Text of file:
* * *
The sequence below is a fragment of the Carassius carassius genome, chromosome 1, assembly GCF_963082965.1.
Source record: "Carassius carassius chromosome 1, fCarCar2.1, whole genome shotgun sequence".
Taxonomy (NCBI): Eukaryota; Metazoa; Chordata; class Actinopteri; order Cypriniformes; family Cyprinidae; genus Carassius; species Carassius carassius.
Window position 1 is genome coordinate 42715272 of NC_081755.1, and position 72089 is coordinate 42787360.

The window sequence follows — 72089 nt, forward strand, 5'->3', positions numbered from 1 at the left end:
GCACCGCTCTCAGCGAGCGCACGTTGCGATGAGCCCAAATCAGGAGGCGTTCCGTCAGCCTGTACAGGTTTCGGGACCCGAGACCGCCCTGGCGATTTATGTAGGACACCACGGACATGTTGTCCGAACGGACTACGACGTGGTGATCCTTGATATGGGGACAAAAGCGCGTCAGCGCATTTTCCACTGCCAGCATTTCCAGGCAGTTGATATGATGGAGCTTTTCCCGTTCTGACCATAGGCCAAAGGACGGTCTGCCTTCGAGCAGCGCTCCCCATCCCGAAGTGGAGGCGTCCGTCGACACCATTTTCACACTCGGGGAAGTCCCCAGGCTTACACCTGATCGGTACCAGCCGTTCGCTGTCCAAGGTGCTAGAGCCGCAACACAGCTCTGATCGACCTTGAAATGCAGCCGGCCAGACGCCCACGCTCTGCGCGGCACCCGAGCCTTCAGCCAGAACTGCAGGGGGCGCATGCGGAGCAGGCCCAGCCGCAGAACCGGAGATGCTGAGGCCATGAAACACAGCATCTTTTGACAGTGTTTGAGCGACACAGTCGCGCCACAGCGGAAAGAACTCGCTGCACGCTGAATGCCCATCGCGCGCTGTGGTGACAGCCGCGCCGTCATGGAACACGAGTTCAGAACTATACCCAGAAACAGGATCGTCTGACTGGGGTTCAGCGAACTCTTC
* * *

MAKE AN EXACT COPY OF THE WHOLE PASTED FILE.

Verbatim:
The sequence below is a fragment of the Carassius carassius genome, chromosome 1, assembly GCF_963082965.1.
Source record: "Carassius carassius chromosome 1, fCarCar2.1, whole genome shotgun sequence".
Taxonomy (NCBI): Eukaryota; Metazoa; Chordata; class Actinopteri; order Cypriniformes; family Cyprinidae; genus Carassius; species Carassius carassius.
Window position 1 is genome coordinate 42715272 of NC_081755.1, and position 72089 is coordinate 42787360.

The window sequence follows — 72089 nt, forward strand, 5'->3', positions numbered from 1 at the left end:
GCACCGCTCTCAGCGAGCGCACGTTGCGATGAGCCCAAATCAGGAGGCGTTCCGTCAGCCTGTACAGGTTTCGGGACCCGAGACCGCCCTGGCGATTTATGTAGGACACCACGGACATGTTGTCCGAACGGACTACGACGTGGTGATCCTTGATATGGGGACAAAAGCGCGTCAGCGCATTTTCCACTGCCAGCATTTCCAGGCAGTTGATATGATGGAGCTTTTCCCGTTCTGACCATAGGCCAAAGGACGGTCTGCCTTCGAGCAGCGCTCCCCATCCCGAAGTGGAGGCGTCCGTCGACACCATTTTCACACTCGGGGAAGTCCCCAGGCTTACACCTGATCGGTACCAGCCGTTCGCTGTCCAAGGTGCTAGAGCCGCAACACAGCTCTGATCGACCTTGAAATGCAGCCGGCCAGACGCCCACGCTCTGCGCGGCACCCGAGCCTTCAGCCAGAACTGCAGGGGGCGCATGCGGAGCAGGCCCAGCCGCAGAACCGGAGATGCTGAGGCCATGAAACACAGCATCTTTTGACAGTGTTTGAGCGACACAGTCGCGCCACAGCGGAAAGAACTCGCTGCACGCTGAATGCCCATCGCGCGCTGTGGTGACAGCCGCGCCGTCATGGAACACGAGTTCAGAACTATACCCAGAAACAGGATCGTCTGACTGGGGTTCAGCGAACTCTTC